Background: Monitoring violence against women and children, and understanding risk factors and consequences of such violence, are key parts of the action plan for the Sustainable Development Goals (SDGs) set by the United Nations General Assembly in 2015. Objective: We examined how men's and women's views about the acceptability of husband-to-wife violence are related within households and how views about the acceptability of husband-to-wife violence are related to beliefs in the necessity of using corporal punishment to rear children and to reported use of corporal punishment with children. Participants and Setting:We used nationally representative samples of men and women in 37,641 households in 21 low- and middle-income countries that participated in UNICEF's Multiple Indicator Cluster Survey. Methods: We conducted a series of logistic regression models, controlling for clustering within country, with outcomes of whether participants believe corporal punishment is necessary in childrearing, and whether a child in their household experienced corporal punishment in the last month. Results: In 46 % of households, men, women, or both men and women believed husbands are justified in hitting their wives. Children in households in which both men and women believe husbands are justified in hitting their wives had 1.83 times the odds of experiencing corporal punishment as children in households in which neither men nor women believe husbands are justified in hitting their wives (95 % CI: 1.12, 2.97). Conclusions: Working toward the realization of SDG 5 and SDG 16 involving prevention of violence against women and children, respectively, should be complementary undertakings.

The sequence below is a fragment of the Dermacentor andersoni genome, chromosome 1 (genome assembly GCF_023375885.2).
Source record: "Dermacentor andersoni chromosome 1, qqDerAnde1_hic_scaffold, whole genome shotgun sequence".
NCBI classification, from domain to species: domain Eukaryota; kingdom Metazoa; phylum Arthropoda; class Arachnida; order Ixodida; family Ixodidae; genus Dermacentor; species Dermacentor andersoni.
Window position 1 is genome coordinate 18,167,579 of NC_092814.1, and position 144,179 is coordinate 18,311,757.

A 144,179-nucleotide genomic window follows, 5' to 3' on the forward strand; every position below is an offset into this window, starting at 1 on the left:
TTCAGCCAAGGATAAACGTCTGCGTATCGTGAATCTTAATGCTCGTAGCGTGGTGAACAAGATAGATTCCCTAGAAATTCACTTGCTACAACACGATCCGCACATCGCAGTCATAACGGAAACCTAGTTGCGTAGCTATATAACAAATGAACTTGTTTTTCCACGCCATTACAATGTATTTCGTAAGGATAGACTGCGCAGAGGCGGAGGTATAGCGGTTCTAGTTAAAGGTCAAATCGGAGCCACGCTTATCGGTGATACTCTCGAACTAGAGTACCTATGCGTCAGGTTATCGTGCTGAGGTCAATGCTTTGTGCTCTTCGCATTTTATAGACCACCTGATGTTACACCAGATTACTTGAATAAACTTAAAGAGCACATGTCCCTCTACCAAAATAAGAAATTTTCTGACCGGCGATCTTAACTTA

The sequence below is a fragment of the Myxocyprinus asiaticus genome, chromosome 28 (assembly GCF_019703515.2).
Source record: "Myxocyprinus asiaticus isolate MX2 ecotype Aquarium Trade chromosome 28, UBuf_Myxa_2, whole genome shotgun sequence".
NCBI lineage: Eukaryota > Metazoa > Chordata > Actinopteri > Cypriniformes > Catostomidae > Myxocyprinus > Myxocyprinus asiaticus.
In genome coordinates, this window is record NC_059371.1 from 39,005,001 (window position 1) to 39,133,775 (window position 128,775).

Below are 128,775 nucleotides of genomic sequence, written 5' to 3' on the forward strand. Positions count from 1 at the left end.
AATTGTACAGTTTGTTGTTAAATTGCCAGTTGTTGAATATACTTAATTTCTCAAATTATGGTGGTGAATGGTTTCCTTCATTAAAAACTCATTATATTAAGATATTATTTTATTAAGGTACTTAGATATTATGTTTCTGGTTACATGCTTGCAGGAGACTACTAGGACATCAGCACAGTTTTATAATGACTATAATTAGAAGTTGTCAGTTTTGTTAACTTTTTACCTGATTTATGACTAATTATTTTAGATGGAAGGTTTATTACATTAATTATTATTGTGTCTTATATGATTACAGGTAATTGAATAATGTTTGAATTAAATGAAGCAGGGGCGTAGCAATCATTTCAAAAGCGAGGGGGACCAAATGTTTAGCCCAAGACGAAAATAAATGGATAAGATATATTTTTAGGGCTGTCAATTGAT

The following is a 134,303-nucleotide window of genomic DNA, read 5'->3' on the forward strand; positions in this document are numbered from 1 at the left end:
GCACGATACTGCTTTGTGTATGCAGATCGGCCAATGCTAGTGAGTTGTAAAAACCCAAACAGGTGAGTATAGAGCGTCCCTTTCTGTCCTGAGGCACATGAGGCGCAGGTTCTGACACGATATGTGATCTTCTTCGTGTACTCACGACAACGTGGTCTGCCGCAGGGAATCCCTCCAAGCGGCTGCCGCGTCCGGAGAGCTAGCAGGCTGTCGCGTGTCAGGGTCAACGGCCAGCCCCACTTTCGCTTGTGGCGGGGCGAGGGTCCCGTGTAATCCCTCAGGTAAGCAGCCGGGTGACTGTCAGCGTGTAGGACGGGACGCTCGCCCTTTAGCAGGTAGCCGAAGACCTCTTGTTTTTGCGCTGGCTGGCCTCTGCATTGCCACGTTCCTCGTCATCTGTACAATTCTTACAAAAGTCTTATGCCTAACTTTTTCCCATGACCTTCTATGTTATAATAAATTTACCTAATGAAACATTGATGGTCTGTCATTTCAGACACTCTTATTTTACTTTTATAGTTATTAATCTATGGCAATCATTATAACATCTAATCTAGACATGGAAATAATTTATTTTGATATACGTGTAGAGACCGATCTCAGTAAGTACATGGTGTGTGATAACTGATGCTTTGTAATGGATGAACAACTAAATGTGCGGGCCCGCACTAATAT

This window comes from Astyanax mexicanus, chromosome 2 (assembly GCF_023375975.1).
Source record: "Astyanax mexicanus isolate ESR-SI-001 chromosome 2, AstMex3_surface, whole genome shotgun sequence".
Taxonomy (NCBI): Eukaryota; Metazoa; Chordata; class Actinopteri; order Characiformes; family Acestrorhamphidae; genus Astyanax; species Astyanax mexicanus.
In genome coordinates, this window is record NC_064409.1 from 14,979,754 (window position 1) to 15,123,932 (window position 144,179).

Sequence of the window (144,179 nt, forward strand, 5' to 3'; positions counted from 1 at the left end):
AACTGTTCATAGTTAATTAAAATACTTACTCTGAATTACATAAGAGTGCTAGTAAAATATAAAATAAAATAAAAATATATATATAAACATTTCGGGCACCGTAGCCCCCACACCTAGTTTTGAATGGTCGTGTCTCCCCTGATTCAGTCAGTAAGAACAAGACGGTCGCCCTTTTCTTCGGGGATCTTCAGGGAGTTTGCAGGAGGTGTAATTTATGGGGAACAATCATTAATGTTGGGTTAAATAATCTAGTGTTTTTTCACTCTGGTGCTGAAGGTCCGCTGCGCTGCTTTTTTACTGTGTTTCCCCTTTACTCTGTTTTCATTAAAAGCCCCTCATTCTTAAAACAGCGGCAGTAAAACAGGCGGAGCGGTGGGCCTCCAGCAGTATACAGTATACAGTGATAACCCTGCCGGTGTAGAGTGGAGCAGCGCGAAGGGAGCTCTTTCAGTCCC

- Child abuse
- Corporal punishment
- Intimate partner violence
ASJC Scopus subject areas
- Pediatrics, Perinatology, and Child Health
- Developmental and Educational Psychology
- Psychiatry and Mental health